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Before Farewell, David Warner Reveals He Planned To Retire After Lord’s Test

Before his last Test, #DavidWarner has revealed what his initial retirement plans were and how they changed.

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Ahead of the final Test match of his career against Pakistan starting on 3 January, left-handed opener David Warner revealed he prepared to end his career in the longer format after the second Ashes Test at Lord's.

In June 2023, ahead of the World Test Championship final against India, Warner had expressed thoughts on retiring from Test cricket after the Australia-Pakistan Test at Sydney. But he had been named for first two Ashes Tests, which meant Warner’s run till then depended on his form, which has been good enough to have his swansong wish fulfilled.

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I said quite clearly in England before the World Test Championship (final), there was a lot of talk about me and my form. I wanted to nip it in the bud early. I said my ideal preparation to finish would be Sydney – that's ideal, that's fantastic. But I actually had Lord's pencilled in as my last Test, especially if I didn't go as well as I did in a partnership with 'Uzzie' (Usman Khawaja) at the top of the order.
David Warner

"Then from there, it just followed on that we played some good innings together. I didn't have that hundred (in England) that I always wanted but always eluded me in achieving. But as a team and as a whole we did our bit. To get this ending is awesome, but it's not about me, it's about us."

"We've won the series (against Pakistan) but to win 3-0 and have a whitewash here at the SCG would be a great thing for the team. We can't take away the fact of how well this team has been (playing) in the last 18 months," said Warner in the press conference.

Warner Gets Emotional

Asked about his emotions ahead of the final Test of his career, Warner said it had grown more as the match at his home ground Sydney Cricket Ground is coming closer. "It has actually become more emotional. When I looked at Lord's as a potential finish, I didn't really have many emotions because I was content. I might not have been scoring runs, but I still had the desire to play Test cricket," he said.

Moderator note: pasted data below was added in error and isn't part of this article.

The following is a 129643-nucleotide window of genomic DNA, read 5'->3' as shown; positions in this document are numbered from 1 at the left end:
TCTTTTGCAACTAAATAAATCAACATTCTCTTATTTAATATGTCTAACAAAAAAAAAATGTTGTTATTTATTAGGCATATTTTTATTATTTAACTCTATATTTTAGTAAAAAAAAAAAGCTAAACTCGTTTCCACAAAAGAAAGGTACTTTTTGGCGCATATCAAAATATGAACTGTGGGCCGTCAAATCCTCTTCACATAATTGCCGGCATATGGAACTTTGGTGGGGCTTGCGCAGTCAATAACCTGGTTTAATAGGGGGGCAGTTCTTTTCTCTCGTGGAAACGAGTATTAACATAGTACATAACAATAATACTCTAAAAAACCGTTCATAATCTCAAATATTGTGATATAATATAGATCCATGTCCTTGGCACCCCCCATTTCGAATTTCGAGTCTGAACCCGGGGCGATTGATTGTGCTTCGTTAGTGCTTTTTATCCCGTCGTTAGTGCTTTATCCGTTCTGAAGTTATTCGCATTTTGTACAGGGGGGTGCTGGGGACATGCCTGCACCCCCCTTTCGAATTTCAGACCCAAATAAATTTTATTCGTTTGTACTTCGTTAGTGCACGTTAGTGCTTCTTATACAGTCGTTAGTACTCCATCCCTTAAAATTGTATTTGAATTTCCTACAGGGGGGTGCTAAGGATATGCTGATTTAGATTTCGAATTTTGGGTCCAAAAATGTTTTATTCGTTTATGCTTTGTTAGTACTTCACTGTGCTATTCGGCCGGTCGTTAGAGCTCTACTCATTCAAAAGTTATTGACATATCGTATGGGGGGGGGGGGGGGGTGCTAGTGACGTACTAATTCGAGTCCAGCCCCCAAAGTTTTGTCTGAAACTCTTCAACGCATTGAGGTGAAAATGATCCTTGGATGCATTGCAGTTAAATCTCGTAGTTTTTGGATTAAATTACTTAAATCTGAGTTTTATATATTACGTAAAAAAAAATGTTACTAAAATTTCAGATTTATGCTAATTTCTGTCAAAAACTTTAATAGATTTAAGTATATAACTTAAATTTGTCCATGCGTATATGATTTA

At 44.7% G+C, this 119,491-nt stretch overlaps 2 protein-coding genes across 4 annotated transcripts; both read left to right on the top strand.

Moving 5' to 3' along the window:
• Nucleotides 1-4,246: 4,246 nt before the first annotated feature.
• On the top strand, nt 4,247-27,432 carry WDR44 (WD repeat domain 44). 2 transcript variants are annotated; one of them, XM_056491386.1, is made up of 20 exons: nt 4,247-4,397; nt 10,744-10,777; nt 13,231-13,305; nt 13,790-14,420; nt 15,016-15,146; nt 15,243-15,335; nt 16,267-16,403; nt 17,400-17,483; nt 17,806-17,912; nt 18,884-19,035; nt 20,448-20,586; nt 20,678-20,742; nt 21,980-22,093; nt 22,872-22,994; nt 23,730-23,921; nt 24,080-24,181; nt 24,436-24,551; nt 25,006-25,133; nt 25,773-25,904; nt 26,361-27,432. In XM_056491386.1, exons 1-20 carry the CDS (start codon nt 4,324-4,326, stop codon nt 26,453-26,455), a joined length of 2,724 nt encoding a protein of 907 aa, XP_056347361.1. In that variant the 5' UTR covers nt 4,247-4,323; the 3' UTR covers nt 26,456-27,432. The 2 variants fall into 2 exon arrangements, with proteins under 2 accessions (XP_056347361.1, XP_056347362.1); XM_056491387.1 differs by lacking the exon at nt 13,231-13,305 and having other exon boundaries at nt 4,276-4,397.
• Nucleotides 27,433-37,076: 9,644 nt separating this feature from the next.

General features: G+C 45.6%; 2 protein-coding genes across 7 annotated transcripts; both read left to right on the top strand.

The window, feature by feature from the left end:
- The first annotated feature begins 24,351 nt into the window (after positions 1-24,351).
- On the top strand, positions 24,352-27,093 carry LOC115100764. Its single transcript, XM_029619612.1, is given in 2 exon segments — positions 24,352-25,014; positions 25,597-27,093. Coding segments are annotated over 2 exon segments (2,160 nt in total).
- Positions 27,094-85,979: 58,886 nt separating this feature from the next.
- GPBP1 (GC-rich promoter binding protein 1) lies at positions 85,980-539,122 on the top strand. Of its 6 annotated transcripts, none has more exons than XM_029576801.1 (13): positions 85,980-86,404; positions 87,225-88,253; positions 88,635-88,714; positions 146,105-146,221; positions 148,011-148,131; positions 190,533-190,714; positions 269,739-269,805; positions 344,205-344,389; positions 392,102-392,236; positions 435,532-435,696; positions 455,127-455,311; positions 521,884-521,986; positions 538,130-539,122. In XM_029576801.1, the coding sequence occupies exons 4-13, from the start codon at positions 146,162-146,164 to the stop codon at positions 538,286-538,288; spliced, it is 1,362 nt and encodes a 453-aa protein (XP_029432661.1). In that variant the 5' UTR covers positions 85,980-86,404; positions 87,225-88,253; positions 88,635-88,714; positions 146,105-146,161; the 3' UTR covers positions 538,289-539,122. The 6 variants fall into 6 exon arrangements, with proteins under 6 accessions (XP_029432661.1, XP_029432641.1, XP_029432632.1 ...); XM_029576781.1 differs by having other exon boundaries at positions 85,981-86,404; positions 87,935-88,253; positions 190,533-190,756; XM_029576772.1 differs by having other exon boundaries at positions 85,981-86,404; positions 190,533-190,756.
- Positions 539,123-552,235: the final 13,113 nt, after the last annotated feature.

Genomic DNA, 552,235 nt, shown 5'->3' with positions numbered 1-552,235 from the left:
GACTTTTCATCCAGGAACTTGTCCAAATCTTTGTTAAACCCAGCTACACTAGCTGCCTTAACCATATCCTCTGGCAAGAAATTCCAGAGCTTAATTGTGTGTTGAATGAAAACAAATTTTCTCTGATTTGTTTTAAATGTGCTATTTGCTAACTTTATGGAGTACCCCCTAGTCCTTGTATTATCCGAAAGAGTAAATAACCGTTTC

I love the game of cricket, it doesn't matter what format I'm playing. But definitely it's been emotional since Perth, since I've been back in Australia and knowing that I'm playing (my final Test summer). Getting that 160, putting us into a great position, it hit home when people in the streets were coming up and saying, 'well done, we support you, we back you'.
David Warner

"It really means a lot. The emotions probably started then. I thank all the supporters and the fans out there, because they're the key shareholders in the game. Without them we don't get to play the game that we love. We don't get to entertain – and we're in the entertainment business. That really, really means a lot to all of us," he further added.

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Haven’t Always Fitted the Mould, but Have Been Authentic: David Warner

In 111 Tests since his debut in 2011, Warner has scored 8695 runs at an average of 44.6, including 26 fifties and 36 half-centuries, proving to snatch the game away from the opposition in quick time. He signed off by saying that he wants to be remembered as someone who just gave it his all on the field.

"I've said this all along. A boy from a housing commission having a dream. I've not always fitted the mould, but I've been authentic and honest. I think that shows on the field in Test cricket, I've played the exact same way. I'm even playing lap shots like I do in T20 cricket," he said.

"I'm still trying my best to get better, even in this last Test. I'm hungry to score runs. It's no different to any other game. I just want to leave (a legacy) behind that you can go out and play the way you want to play, you can play with freedom, you can play reverse sweeps like Joe Root if you want. You've got the ability to do that and you've got to trust and believe in yourself," Warner concluded.

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